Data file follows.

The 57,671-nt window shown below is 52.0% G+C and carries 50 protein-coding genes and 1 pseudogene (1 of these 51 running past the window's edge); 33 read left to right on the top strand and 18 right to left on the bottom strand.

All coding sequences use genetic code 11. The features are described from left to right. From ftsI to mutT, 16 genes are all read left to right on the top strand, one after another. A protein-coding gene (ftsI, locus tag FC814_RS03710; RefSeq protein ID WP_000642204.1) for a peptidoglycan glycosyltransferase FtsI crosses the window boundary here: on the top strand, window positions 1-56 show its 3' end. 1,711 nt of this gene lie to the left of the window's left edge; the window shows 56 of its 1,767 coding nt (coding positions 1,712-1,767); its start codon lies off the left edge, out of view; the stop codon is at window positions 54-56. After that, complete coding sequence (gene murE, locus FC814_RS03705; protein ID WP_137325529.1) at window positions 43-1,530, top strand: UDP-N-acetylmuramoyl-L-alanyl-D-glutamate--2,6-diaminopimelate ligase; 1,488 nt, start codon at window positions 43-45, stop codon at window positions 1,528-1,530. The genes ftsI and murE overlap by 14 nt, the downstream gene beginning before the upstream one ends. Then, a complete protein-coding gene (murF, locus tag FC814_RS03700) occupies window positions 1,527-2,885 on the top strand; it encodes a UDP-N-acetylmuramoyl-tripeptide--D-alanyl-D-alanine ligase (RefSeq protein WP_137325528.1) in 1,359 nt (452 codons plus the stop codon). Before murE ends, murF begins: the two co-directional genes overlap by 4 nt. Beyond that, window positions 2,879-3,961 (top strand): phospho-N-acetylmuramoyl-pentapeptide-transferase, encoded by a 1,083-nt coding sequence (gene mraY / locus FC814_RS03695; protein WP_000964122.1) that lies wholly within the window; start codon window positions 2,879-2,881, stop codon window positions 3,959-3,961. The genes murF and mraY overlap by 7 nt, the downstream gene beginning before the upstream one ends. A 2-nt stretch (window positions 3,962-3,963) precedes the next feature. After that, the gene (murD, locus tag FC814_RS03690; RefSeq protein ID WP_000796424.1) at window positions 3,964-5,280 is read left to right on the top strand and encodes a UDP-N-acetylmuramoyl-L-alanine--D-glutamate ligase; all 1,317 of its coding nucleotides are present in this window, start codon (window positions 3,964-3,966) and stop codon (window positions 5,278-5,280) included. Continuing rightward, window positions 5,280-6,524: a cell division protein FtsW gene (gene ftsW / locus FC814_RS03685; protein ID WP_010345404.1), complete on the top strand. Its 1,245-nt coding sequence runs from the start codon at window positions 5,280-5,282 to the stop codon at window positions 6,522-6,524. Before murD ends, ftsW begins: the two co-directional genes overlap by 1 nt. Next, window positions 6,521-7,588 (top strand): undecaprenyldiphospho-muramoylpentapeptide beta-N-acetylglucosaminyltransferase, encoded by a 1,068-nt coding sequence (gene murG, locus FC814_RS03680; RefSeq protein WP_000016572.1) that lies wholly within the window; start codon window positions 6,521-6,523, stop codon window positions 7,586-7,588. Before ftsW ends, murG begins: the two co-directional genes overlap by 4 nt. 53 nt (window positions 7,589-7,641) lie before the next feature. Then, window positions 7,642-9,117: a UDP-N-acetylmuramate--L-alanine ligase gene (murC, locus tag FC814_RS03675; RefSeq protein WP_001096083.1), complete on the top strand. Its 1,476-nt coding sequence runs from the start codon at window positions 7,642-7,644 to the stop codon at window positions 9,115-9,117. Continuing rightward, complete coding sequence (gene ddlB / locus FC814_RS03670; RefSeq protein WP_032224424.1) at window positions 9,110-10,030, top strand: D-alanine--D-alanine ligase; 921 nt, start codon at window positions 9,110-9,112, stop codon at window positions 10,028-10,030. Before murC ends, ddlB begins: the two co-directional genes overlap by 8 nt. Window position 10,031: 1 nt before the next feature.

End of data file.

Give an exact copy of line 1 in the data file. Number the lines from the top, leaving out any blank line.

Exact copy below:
The 57,671-nt window shown below is 52.0% G+C and carries 50 protein-coding genes and 1 pseudogene (1 of these 51 running past the window's edge); 33 read left to right on the top strand and 18 right to left on the bottom strand.